This article was published on April 1st, 2013
As the marathon draws nearer, training shifts from strength to speed. At this point, the body has received a sufficient amount of strength training to endure a marathon, and now it’s time to work on increasing speed, to help meet personal finish times.
Of all the training (endurance, strength and speed), speed training is the fastest to lose (inside of two weeks), so it’s always done towards the end of marathon training, just before the race. It improves coordination and the ability to run faster than your current comfort level.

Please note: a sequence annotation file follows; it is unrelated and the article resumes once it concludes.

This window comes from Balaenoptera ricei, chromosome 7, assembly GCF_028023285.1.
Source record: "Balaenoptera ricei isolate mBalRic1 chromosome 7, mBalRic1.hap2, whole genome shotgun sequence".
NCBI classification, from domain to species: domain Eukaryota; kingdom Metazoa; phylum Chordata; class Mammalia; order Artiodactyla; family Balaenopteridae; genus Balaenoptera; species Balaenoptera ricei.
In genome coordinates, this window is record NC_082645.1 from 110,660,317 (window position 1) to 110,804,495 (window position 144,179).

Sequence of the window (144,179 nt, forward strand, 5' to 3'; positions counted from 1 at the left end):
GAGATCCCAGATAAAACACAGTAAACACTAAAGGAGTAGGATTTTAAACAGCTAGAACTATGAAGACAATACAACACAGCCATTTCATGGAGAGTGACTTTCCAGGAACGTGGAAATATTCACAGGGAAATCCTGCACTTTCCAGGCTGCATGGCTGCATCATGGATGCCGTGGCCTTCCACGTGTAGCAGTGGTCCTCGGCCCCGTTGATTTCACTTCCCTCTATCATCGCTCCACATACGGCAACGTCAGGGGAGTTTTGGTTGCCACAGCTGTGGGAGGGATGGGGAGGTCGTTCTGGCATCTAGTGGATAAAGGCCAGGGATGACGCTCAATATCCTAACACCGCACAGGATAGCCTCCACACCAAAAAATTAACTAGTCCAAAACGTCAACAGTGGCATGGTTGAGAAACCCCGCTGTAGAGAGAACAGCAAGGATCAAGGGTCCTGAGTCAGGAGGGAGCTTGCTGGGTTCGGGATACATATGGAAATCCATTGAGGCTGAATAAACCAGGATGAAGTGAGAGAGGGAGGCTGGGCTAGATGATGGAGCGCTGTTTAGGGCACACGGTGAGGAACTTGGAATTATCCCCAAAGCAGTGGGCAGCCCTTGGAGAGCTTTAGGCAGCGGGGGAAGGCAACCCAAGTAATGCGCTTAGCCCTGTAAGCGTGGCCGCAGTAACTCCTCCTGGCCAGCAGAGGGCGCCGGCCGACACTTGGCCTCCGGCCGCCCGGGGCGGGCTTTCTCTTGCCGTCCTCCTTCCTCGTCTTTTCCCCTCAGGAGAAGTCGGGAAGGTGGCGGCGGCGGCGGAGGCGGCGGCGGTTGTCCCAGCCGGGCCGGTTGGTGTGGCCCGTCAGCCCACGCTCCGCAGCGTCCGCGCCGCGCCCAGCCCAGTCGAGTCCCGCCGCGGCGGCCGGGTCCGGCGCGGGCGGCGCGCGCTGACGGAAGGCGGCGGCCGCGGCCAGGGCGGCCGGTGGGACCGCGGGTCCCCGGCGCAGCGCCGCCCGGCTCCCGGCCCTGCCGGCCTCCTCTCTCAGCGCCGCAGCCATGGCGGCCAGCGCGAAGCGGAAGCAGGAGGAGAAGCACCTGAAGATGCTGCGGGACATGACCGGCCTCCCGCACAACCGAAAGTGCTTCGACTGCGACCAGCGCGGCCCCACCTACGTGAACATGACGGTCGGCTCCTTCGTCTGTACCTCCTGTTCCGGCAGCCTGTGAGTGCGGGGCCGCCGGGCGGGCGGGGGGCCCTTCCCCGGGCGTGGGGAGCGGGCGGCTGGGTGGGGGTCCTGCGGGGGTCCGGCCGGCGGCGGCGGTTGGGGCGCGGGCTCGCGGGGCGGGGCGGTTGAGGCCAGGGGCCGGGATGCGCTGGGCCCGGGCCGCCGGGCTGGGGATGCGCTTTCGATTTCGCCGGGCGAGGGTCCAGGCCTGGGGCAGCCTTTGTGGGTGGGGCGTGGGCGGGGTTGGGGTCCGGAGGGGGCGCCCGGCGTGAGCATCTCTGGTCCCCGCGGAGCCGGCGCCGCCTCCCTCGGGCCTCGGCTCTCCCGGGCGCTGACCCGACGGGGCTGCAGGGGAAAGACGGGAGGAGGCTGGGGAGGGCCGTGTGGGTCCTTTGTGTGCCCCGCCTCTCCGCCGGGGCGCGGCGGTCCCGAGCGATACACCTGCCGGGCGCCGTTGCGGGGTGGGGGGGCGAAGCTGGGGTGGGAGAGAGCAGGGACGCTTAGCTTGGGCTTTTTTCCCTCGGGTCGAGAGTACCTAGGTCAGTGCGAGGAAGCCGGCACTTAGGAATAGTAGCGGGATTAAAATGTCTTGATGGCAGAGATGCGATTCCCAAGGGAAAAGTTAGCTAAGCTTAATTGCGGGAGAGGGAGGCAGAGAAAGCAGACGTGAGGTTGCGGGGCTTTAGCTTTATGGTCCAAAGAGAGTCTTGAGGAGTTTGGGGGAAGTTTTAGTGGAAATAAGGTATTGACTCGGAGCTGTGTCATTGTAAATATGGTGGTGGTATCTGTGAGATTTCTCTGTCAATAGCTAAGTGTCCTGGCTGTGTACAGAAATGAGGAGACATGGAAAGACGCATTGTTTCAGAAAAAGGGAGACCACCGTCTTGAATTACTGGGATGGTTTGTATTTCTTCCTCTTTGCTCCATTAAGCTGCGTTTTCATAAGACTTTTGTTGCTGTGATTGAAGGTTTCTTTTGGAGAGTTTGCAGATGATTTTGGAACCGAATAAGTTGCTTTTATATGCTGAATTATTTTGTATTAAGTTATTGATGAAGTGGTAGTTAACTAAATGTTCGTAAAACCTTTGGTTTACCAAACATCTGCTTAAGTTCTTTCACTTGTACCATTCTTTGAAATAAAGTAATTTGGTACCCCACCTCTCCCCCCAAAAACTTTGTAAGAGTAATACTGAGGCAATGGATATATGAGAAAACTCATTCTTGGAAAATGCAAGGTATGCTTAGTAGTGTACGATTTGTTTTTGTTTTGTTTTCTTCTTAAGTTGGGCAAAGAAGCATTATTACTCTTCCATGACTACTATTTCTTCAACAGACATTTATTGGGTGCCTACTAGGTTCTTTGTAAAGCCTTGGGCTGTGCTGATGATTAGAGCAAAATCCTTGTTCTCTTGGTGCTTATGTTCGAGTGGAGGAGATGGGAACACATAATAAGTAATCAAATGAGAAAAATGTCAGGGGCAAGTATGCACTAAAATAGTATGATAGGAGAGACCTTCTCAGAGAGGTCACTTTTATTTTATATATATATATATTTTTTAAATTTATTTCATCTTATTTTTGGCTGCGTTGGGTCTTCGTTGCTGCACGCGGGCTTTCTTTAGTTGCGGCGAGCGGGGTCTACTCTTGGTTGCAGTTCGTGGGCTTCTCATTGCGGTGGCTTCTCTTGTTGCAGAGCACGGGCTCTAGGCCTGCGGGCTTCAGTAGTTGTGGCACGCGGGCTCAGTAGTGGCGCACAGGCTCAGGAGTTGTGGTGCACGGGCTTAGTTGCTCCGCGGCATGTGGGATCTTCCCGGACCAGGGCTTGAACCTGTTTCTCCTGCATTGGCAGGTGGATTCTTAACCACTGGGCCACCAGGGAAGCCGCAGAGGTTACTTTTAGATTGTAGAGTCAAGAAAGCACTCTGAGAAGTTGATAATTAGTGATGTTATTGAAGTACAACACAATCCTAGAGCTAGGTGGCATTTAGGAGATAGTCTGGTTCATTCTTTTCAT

“High intensity, speed training runs are best done as intervals,” explains Running Room’s founder and CEO, John Stanton. “Speed training is high quality running, and requires 85-95 percent effort of your maximum heart rate.”
For successful speed training, intervals should be short and fast. Runners should start with a two-minute interval.
“Your heart rate should recover to about 120 beats per minute (BPM), after 1-2 minutes of rest before starting the next interval,” said John Stanton. “Keep the speed session to once a week; any more will fatigue your legs and compromise your long run.”
Speed training sessions should include a warm-up and cool down run, along with stretching. Disciplined training sessions will prevent injury.